Re: [OAUTH-WG] OAuth 2.1 - recalling ROPC

Falk Andreas <Andreas.Falk@novatec-gmbh.de> Tue, 12 May 2020 19:50 UTC

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From: Falk Andreas <Andreas.Falk@novatec-gmbh.de>
To: Aaron Parecki <aaron@parecki.com>, Francis Pouatcha <fpo=40adorsys.de@dmarc.ietf.org>, "jim@manicode.com" <jim@manicode.com>
CC: OAuth WG <oauth@ietf.org>
Thread-Topic: [OAUTH-WG] OAuth 2.1 - recalling ROPC
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Date: Tue, 12 May 2020 19:50:28 +0000
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Archived-At: <https://mailarchive.ietf.org/arch/msg/oauth/3rTuMz4FgBczLLyXp_Z5xQPuqyc>
Subject: Re: [OAUTH-WG] OAuth 2.1 - recalling ROPC
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> Keep in mind that while the Security BCP explicitly forbids the use of the Password grant in OAuth 2.0, technically OAuth 2.1 just never includes it in the first place. Subtle difference.


As RFC 6749 clearly targets third-party applications, ROPC never has been a good fit.  It always felt like a bad workaround just for legacy applications.


I am primarily looking at OAuth 2.1 from a developer's perspective. Unfortunately, developers often look for a shortcut and the easiest way to implement a required use case.

You can find many entries on StackOverflow directing developers to use ROPC instead of a "complicated" redirection flow.

Frameworks like Spring Security or Angular clearly follow a "secure by default" approach, this may also be a good direction to follow in future specifications.


As Jim already pointed out, I also consider the ROPC being an authentication flow (for trusted first-party applications) and this use case is covered by OIDC.


Same as for PKCE an AS may still provide ROPC in an OAuth 2.0 compatibility mode to not break existing apps.


That is why I support OAuth 2.1 omitting ROPC.


Andreas Falk

________________________________
From: OAuth <oauth-bounces@ietf.org> on behalf of Aaron Parecki <aaron@parecki.com>
Sent: 12 May 2020 20:19
To: Francis Pouatcha
Cc: OAuth WG
Subject: Re: [OAUTH-WG] OAuth 2.1 - recalling ROPC

> We are not talking about ROPC mandating  OAuth2, but about OAuth-2.1 forbidding the user of ROPC.

Keep in mind that while the Security BCP explicitly forbids the use of the Password grant in OAuth 2.0, technically OAuth 2.1 just never includes it in the first place. Subtle difference.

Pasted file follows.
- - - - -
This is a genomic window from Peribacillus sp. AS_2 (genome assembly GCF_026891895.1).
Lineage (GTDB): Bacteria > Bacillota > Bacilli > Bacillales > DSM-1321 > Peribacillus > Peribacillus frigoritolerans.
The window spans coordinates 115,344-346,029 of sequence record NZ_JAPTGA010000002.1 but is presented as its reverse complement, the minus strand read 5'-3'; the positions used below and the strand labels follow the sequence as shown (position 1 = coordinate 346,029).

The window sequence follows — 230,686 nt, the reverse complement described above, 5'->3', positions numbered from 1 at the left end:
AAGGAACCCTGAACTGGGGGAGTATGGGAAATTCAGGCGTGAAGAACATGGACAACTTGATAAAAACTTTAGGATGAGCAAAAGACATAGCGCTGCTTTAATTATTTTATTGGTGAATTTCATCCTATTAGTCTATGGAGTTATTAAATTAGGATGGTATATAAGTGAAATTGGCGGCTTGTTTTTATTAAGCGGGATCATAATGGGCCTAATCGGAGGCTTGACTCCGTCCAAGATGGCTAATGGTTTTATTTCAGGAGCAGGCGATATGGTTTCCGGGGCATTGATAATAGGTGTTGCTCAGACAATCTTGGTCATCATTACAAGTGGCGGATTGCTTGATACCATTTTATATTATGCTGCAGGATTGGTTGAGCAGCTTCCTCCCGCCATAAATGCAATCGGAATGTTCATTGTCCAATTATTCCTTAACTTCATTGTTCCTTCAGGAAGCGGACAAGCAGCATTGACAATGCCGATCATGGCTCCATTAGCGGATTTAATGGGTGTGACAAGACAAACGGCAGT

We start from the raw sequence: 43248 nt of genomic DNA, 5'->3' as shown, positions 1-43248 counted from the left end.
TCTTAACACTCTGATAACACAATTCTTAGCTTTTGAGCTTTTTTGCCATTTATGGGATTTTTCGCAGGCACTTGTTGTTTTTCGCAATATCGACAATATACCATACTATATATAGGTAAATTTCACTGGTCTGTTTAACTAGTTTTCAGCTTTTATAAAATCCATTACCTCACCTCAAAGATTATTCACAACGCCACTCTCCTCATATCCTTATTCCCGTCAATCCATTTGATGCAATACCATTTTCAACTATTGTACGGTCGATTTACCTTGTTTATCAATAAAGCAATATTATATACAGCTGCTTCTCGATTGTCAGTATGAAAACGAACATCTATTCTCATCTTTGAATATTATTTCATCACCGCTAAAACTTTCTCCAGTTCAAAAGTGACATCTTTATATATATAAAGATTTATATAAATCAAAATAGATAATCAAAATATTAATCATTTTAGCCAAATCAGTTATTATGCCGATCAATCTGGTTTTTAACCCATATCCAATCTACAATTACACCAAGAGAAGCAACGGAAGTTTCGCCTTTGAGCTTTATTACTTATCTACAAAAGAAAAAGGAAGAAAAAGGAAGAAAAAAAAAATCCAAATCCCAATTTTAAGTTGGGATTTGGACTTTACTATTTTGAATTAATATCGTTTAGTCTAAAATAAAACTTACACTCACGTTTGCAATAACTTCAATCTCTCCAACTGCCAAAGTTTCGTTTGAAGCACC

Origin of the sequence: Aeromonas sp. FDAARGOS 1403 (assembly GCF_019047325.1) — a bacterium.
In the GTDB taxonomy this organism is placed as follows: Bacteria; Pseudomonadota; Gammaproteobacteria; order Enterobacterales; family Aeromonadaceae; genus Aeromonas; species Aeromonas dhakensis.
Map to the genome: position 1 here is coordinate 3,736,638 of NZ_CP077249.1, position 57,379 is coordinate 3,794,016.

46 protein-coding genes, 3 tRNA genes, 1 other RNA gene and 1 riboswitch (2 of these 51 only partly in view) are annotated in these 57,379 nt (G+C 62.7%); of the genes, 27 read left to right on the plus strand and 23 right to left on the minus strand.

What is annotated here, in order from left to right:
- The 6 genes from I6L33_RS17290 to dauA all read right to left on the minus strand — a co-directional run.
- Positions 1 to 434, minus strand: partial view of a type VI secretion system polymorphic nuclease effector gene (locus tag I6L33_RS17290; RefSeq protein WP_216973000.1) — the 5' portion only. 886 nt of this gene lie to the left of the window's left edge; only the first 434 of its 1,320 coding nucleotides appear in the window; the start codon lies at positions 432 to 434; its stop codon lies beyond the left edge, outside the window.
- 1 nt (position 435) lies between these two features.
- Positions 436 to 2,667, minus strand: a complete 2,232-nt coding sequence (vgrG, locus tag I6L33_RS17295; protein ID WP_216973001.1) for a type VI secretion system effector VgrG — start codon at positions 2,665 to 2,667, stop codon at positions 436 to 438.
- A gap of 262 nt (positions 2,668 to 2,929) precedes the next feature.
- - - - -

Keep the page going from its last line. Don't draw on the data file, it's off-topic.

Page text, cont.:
Aaron Parecki


On Tue, May 12, 2020 at 10:23 AM Francis Pouatcha <fpo=40adorsys.de@dmarc.ietf.org<mailto:40adorsys.de@dmarc.ietf.org>> wrote:


On Tue, May 12, 2020 at 9:50 AM Jim Manico <jim@manicode.com<mailto:jim@manicode.com>> wrote:
Forgive me if this question is late or poor context, but wouldn’t OIDC be a better replacement for ROPC since it’s essentially a authentication flow?

What use case for ROPC mandates OAuth2 over OIDC?
We are not talking about ROPC mandating  OAuth2, but about OAuth-2.1 forbidding the user of ROPC.


--
Jim Manico
@Manicode

On May 11, 2020, at 11:00 PM, Francis Pouatcha <fpo=40adorsys.de@dmarc.ietf.org<mailto:40adorsys.de@dmarc.ietf.org>> wrote:


I am against OAuth 2.1 discarding the use of ROPC (Resource Owner Password Credentials) with the following reasoning:

Auth Code Grant:
There are  many use cases on the market where redirection based flows do not work.. As  we see in the "OAuth 2.1 - require PKCE?" thread, the complexity of user agents on non controllable client devices still make user agent redirection a challenge.

Client Credentials Grant:
Requires the registration of an oAuth client.
- Citing the iot device use cases Beena which do not have a comfortable way to have iot devices register with AS.
- This is a registration flow for the oAuth client role  and for the RO (Resource Owner). Remember resource owner credentials might be sourced from system external to the AS  like company's LDAP. oAuth Client Credentials are generally managed by the AS.
For these reasons, we shall not use Client Credential Grant to manage RO authorization.

ROPC:
Having an oAuth Client proxy the auth request of the RO to the AS only presents a security risk if the oAuth Client is a third party application. Therefore, the decision on whether to accept ROPC for a specified client shall be left to the AS. Discarding this use case will take a lot of business from oAuth servers back to the old market.

Beside this, I mentioned in my previous post that there are use cases in the market where permanent passwords are replaced with one time passwords.

A lot of work is also being done in the direction of having the RO send signed proof of ownership to the AS through the ROPC  flow using the password field.

Therefore, I am ok with raising the attention of  implementers the same way we are doing with PKCE,  mentioning that ROPC  must only be used if  AS / oAuth Client can guarantee security of the RO credentials exposed to the oAuth Client.

/Francis
--
Francis Pouatcha
Co-Founder and Technical Lead at adorys
https://adorsys-platform.de/solutions/
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Francis Pouatcha
Co-Founder and Technical Lead at adorys
https://adorsys-platform.de/solutions/
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